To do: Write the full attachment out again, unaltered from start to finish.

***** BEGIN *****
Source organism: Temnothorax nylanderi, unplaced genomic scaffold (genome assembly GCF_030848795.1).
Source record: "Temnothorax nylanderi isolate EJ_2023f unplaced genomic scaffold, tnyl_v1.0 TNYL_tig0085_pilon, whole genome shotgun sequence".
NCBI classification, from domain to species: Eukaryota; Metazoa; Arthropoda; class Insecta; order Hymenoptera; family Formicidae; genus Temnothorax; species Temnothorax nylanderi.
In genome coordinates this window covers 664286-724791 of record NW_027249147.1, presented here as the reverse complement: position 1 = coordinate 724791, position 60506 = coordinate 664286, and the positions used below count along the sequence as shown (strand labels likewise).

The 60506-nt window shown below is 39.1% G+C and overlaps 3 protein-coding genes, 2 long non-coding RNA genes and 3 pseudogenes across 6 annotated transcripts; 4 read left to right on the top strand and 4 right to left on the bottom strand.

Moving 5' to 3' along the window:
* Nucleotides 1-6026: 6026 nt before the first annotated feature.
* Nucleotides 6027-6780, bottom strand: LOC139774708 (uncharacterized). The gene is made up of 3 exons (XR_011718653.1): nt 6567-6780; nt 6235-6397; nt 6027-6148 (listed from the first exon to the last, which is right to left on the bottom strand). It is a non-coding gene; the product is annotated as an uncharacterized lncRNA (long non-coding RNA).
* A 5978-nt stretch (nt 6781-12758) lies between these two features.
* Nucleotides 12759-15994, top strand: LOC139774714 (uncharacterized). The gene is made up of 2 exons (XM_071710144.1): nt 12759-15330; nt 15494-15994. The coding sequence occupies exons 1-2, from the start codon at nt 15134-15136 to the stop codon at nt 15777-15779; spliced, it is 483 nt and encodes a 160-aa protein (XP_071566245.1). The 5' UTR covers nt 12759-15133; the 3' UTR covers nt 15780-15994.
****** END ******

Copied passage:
Source organism: Temnothorax nylanderi, unplaced genomic scaffold (genome assembly GCF_030848795.1).
Source record: "Temnothorax nylanderi isolate EJ_2023f unplaced genomic scaffold, tnyl_v1.0 TNYL_tig0085_pilon, whole genome shotgun sequence".
NCBI classification, from domain to species: Eukaryota; Metazoa; Arthropoda; class Insecta; order Hymenoptera; family Formicidae; genus Temnothorax; species Temnothorax nylanderi.
In genome coordinates this window covers 664286-724791 of record NW_027249147.1, presented here as the reverse complement: position 1 = coordinate 724791, position 60506 = coordinate 664286, and the positions used below count along the sequence as shown (strand labels likewise).

The 60506-nt window shown below is 39.1% G+C and overlaps 3 protein-coding genes, 2 long non-coding RNA genes and 3 pseudogenes across 6 annotated transcripts; 4 read left to right on the top strand and 4 right to left on the bottom strand.

Moving 5' to 3' along the window:
* Nucleotides 1-6026: 6026 nt before the first annotated feature.
* Nucleotides 6027-6780, bottom strand: LOC139774708 (uncharacterized). The gene is made up of 3 exons (XR_011718653.1): nt 6567-6780; nt 6235-6397; nt 6027-6148 (listed from the first exon to the last, which is right to left on the bottom strand). It is a non-coding gene; the product is annotated as an uncharacterized lncRNA (long non-coding RNA).
* A 5978-nt stretch (nt 6781-12758) lies between these two features.
* Nucleotides 12759-15994, top strand: LOC139774714 (uncharacterized). The gene is made up of 2 exons (XM_071710144.1): nt 12759-15330; nt 15494-15994. The coding sequence occupies exons 1-2, from the start codon at nt 15134-15136 to the stop codon at nt 15777-15779; spliced, it is 483 nt and encodes a 160-aa protein (XP_071566245.1). The 5' UTR covers nt 12759-15133; the 3' UTR covers nt 15780-15994.